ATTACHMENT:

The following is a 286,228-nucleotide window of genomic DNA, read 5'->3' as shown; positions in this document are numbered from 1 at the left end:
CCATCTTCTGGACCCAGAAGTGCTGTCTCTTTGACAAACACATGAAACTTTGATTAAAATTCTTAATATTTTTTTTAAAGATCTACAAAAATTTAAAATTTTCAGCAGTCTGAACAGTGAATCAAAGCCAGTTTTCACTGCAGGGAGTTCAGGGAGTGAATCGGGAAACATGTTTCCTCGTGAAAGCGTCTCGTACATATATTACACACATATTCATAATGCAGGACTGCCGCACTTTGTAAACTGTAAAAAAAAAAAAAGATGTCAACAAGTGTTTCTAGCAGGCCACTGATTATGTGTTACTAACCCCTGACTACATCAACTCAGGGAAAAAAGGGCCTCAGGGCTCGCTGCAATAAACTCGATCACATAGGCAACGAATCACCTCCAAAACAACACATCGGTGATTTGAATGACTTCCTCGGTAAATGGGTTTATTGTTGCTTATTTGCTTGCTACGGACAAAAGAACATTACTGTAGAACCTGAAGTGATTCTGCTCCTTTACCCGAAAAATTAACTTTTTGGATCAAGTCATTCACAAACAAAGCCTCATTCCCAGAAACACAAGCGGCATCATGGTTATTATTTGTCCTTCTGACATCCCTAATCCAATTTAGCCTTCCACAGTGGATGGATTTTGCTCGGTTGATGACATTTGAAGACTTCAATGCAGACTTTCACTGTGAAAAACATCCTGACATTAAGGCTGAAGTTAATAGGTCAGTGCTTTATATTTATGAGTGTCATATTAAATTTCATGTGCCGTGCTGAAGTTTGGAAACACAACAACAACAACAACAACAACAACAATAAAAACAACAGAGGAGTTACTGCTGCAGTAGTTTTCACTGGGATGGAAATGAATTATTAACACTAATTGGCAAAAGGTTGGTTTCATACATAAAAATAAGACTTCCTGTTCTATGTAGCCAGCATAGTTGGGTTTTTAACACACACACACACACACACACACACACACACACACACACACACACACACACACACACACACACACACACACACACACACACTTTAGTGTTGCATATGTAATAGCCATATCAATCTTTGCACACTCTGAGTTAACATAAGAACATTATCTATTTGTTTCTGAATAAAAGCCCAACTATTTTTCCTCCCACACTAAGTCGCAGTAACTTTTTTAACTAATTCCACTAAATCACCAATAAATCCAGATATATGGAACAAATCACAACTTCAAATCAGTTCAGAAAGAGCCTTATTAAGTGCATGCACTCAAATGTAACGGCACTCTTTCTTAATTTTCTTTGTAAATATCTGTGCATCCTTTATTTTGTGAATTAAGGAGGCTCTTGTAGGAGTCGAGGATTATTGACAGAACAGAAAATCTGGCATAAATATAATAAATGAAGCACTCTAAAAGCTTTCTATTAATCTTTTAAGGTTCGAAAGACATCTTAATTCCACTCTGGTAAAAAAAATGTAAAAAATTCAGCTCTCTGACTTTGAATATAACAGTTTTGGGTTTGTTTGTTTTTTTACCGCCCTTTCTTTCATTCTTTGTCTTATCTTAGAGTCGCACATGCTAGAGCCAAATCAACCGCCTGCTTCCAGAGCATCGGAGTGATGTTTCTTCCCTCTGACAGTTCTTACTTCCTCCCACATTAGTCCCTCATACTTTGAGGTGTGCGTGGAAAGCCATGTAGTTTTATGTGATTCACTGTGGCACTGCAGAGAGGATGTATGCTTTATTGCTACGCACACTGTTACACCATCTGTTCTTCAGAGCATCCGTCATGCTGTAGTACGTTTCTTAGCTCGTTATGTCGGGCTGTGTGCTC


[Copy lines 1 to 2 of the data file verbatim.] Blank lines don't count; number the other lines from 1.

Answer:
The following is a 286,228-nucleotide window of genomic DNA, read 5'->3' as shown; positions in this document are numbered from 1 at the left end:
CCATCTTCTGGACCCAGAAGTGCTGTCTCTTTGACAAACACATGAAACTTTGATTAAAATTCTTAATATTTTTTTTAAAGATCTACAAAAATTTAAAATTTTCAGCAGTCTGAACAGTGAATCAAAGCCAGTTTTCACTGCAGGGAGTTCAGGGAGTGAATCGGGAAACATGTTTCCTCGTGAAAGCGTCTCGTACATATATTACACACATATTCATAATGCAGGACTGCCGCACTTTGTAAACTGTAAAAAAAAAAAAAGATGTCAACAAGTGTTTCTAGCAGGCCACTGATTATGTGTTACTAACCCCTGACTACATCAACTCAGGGAAAAAAGGGCCTCAGGGCTCGCTGCAATAAACTCGATCACATAGGCAACGAATCACCTCCAAAACAACACATCGGTGATTTGAATGACTTCCTCGGTAAATGGGTTTATTGTTGCTTATTTGCTTGCTACGGACAAAAGAACATTACTGTAGAACCTGAAGTGATTCTGCTCCTTTACCCGAAAAATTAACTTTTTGGATCAAGTCATTCACAAACAAAGCCTCATTCCCAGAAACACAAGCGGCATCATGGTTATTATTTGTCCTTCTGACATCCCTAATCCAATTTAGCCTTCCACAGTGGATGGATTTTGCTCGGTTGATGACATTTGAAGACTTCAATGCAGACTTTCACTGTGAAAAACATCCTGACATTAAGGCTGAAGTTAATAGGTCAGTGCTTTATATTTATGAGTGTCATATTAAATTTCATGTGCCGTGCTGAAGTTTGGAAACACAACAACAACAACAACAACAACAACAATAAAAACAACAGAGGAGTTACTGCTGCAGTAGTTTTCACTGGGATGGAAATGAATTATTAACACTAATTGGCAAAAGGTTGGTTTCATACATAAAAATAAGACTTCCTGTTCTATGTAGCCAGCATAGTTGGGTTTTTAACACACACACACACACACACACACACACACACACACACACACACACACACACACACACACACACACACACACACACACACACTTTAGTGTTGCATATGTAATAGCCATATCAATCTTTGCACACTCTGAGTTAACATAAGAACATTATCTATTTGTTTCTGAATAAAAGCCCAACTATTTTTCCTCCCACACTAAGTCGCAGTAACTTTTTTAACTAATTCCACTAAATCACCAATAAATCCAGATATATGGAACAAATCACAACTTCAAATCAGTTCAGAAAGAGCCTTATTAAGTGCATGCACTCAAATGTAACGGCACTCTTTCTTAATTTTCTTTGTAAATATCTGTGCATCCTTTATTTTGTGAATTAAGGAGGCTCTTGTAGGAGTCGAGGATTATTGACAGAACAGAAAATCTGGCATAAATATAATAAATGAAGCACTCTAAAAGCTTTCTATTAATCTTTTAAGGTTCGAAAGACATCTTAATTCCACTCTGGTAAAAAAAATGTAAAAAATTCAGCTCTCTGACTTTGAATATAACAGTTTTGGGTTTGTTTGTTTTTTTACCGCCCTTTCTTTCATTCTTTGTCTTATCTTAGAGTCGCACATGCTAGAGCCAAATCAACCGCCTGCTTCCAGAGCATCGGAGTGATGTTTCTTCCCTCTGACAGTTCTTACTTCCTCCCACATTAGTCCCTCATACTTTGAGGTGTGCGTGGAAAGCCATGTAGTTTTATGTGATTCACTGTGGCACTGCAGAGAGGATGTATGCTTTATTGCTACGCACACTGTTACACCATCTGTTCTTCAGAGCATCCGTCATGCTGTAGTACGTTTCTTAGCTCGTTATGTCGGGCTGTGTGCTC